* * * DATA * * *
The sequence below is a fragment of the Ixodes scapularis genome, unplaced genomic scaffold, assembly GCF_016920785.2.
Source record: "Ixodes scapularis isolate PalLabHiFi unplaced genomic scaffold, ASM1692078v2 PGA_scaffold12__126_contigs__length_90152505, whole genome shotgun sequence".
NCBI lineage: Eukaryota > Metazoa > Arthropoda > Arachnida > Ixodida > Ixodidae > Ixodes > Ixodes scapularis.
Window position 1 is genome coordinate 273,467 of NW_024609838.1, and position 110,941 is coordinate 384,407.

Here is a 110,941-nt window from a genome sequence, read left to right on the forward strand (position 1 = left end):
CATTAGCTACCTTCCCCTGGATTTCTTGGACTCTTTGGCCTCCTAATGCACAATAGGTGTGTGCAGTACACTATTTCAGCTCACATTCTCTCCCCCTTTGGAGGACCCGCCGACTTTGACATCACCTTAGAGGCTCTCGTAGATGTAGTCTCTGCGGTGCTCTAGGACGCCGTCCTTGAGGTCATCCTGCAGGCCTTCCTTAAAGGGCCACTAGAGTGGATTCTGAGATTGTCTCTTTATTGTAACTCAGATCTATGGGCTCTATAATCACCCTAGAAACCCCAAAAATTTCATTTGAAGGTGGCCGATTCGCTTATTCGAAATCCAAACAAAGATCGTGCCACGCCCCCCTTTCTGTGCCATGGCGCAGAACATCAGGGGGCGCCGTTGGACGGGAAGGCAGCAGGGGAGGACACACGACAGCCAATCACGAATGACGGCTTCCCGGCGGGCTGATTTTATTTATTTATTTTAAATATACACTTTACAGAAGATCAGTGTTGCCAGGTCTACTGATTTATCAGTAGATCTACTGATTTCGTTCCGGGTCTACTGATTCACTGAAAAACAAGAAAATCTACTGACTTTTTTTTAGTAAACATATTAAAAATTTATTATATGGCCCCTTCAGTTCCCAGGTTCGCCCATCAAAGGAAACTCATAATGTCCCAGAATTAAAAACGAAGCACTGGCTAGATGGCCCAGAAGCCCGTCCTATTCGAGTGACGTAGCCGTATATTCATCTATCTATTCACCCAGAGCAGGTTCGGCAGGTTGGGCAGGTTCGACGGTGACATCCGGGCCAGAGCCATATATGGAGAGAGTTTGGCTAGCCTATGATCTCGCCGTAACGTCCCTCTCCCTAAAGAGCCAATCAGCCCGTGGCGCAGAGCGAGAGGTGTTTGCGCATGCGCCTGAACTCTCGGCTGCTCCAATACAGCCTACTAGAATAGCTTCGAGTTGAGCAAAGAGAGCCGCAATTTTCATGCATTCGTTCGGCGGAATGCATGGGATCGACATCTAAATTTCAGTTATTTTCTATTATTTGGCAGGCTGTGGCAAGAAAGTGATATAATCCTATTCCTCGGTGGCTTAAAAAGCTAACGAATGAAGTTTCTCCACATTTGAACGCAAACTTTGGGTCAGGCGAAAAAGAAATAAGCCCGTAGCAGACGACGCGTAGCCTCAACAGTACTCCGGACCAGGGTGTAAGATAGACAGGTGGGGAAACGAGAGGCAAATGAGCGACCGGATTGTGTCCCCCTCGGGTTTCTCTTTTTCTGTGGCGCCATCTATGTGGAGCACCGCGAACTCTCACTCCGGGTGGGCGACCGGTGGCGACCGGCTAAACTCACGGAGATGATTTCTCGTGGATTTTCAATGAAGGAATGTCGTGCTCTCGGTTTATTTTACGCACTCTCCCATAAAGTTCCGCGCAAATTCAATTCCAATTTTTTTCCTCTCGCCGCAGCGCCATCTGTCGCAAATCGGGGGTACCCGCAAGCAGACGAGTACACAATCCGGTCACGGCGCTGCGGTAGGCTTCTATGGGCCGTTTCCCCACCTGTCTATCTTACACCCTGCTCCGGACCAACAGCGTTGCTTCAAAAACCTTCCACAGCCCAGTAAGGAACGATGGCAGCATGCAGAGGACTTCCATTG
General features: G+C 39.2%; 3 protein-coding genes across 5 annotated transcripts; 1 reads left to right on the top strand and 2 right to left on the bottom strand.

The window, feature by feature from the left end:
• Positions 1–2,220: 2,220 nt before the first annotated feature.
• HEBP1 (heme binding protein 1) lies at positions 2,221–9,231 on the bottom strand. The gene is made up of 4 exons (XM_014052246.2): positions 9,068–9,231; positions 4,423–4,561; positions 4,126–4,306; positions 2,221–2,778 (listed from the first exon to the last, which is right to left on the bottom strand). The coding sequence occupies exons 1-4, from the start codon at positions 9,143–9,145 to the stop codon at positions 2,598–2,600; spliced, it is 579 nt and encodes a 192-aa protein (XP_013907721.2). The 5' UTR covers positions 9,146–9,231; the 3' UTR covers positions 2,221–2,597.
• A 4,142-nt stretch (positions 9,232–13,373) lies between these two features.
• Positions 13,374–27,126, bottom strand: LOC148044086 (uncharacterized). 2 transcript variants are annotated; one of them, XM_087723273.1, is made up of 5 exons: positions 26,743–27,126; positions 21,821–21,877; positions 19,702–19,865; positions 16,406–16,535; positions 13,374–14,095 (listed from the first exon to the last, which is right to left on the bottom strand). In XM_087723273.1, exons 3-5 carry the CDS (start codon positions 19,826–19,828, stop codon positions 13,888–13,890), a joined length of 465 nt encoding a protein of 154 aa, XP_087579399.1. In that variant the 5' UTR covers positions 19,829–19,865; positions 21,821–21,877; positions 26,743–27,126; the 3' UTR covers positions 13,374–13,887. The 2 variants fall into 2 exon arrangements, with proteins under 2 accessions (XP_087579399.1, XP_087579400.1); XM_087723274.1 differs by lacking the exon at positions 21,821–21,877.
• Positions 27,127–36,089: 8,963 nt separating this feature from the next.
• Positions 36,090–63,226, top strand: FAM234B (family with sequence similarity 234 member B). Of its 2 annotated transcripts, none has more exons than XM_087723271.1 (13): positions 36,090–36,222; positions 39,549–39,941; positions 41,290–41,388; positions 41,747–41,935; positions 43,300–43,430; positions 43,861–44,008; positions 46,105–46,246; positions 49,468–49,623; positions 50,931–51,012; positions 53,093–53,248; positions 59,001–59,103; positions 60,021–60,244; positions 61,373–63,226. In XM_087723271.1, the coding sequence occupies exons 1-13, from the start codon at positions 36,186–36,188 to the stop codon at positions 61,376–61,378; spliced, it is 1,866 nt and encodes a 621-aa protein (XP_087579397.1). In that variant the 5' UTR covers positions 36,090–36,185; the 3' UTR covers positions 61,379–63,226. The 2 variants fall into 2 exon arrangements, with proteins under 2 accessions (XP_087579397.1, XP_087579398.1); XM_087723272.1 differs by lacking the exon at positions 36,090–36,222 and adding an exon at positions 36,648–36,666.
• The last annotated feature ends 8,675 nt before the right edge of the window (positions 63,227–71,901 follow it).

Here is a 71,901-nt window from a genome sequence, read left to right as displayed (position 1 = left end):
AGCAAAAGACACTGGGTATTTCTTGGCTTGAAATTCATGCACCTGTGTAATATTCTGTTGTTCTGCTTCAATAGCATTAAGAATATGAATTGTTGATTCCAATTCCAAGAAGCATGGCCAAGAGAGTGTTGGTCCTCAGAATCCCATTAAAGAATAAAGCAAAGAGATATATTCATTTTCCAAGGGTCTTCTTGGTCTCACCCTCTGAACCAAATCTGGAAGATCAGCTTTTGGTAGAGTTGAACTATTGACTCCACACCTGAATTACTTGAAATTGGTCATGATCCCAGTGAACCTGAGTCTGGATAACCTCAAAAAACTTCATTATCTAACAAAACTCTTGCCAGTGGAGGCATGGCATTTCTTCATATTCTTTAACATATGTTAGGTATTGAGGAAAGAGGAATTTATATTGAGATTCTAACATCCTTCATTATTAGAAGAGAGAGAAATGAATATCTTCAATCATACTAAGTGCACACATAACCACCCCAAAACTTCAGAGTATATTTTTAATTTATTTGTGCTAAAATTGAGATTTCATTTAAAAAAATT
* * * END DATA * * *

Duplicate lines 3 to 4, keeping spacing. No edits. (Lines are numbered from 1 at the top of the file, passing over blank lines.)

NCBI lineage: Eukaryota > Metazoa > Arthropoda > Arachnida > Ixodida > Ixodidae > Ixodes > Ixodes scapularis.
Window position 1 is genome coordinate 273,467 of NW_024609838.1, and position 110,941 is coordinate 384,407.